It’s been a little while since our last update on water deliveries flowing in the Colorado River Delta! Back on May 1, the governments of Mexico and the United States began delivering water specifically for the environment of the Colorado River Delta. This travelogue shows how the water continues to travel on its way to meet the sea, re-hydrating the soil, seeds, plants, animals and communities along its way. Let’s get up to speed!
May 13, 2021
The river continues to fill Vado Carranza, that spot by the road where a lot of families continue to gather on weekends to picnic, grill, swim and relax. We saw something that we could not be missed—families connecting with nature. Generations enjoying the water together. Wherever there is water there is life.
To keep the place clean and safe, some large metal trashcans were installed. And guess what? They were stolen. Keeping trash out of the river will help keep people and the environment healthier. Please help by packing out your trash and chipping in to clean what others left behind.
May 15, 2021
The science team has been out on the field since before sunrise following the water by foot through the desert and by air with a drone. Scientists, including Sonoran Institute scientists, are courageous, dedicated and never stop looking for ways to reach an important goal: to connect the river and the sea.
Historically, this part of the Colorado River branched off in many smaller streams and rivulets, creating braided paths and forming lagoons. Because of this unique geography, when the river dried out the sandy soil shifted easily or was blown around by the wind blocking the flow of future streams.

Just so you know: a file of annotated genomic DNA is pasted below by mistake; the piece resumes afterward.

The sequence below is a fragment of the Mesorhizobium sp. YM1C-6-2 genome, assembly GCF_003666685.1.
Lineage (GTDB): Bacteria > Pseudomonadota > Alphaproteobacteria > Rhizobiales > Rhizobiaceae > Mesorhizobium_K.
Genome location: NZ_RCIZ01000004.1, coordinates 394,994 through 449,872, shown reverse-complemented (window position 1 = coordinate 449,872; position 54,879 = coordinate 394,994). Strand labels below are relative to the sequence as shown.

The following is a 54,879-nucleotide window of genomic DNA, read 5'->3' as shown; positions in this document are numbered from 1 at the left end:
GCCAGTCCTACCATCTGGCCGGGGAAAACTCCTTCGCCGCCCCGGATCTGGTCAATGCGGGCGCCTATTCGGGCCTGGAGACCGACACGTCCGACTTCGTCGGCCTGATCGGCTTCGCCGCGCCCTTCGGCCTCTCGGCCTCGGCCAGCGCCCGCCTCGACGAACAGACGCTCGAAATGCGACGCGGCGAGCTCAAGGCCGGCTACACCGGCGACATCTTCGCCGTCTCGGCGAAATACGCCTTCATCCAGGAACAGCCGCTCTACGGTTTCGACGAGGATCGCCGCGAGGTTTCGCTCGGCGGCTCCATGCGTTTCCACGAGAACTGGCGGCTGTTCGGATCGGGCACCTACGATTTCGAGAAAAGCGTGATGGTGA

A few days earlier our engineering team dredged some of the original river channel in preparation for the water deliveries. We selected promising paths where the river used to flow and dug out the sand, silt, and debris that would block the path to reach the estuary. On May 15, the water reached this section. As the water rushed in, our team witnessed small fish, a type of shad, swimming right at the front of the brand-new flow. Drop by drop, the crispy, dry channel started coming back to life. The team that worked so hard could see the change happening before their eyes.
At almost 5:00 PM it’s more than 100°F and the team is a few miles from the truck. Just as the adventure should be ending for the day, the signal to the drone drops as it is flying back to Angela, the pilot and GIS coordinator. The drone disappears, landing in the middle of nowhere—out of sight. Angela and Guadalupe, the field supervisor, set out on foot sweeping the area for miles. Just as the sun is setting they find it! What a day! At last, they walk back to the truck.
June 4, 2021
The Cucapá are the people of the river, people of the Colorado River.
In México, they now only live in a few sparse communities around the Colorado River Delta, and out team is lucky enough to know some of its members. This time we met with Antonia Torres González, daughter of the late Inocencia González Sainz, one of the last Cucapá who spoke the language.
Antonia and her son, Jaziel, met with our communications team at Vado Carranza to talk about the importance of the river for their community. Do you know the feeling when you see a long-lost cousin? That is what Antonia felt when she saw water in the river again. The water and the river is like a family member whom they care for and love.
Antonia told the team that she grew up seeing the river die and now that she is getting older, she is seeing the river come back to life. Good thing it was hot out and our team was sweaty, so you could not tell our tears from sweat. We felt joyous sharing the experience of the river coming back to life, and glad to be here to see it.
Esta publicación de blog está disponible en español: Crónica 2: Celebrando los flujos de agua en el delta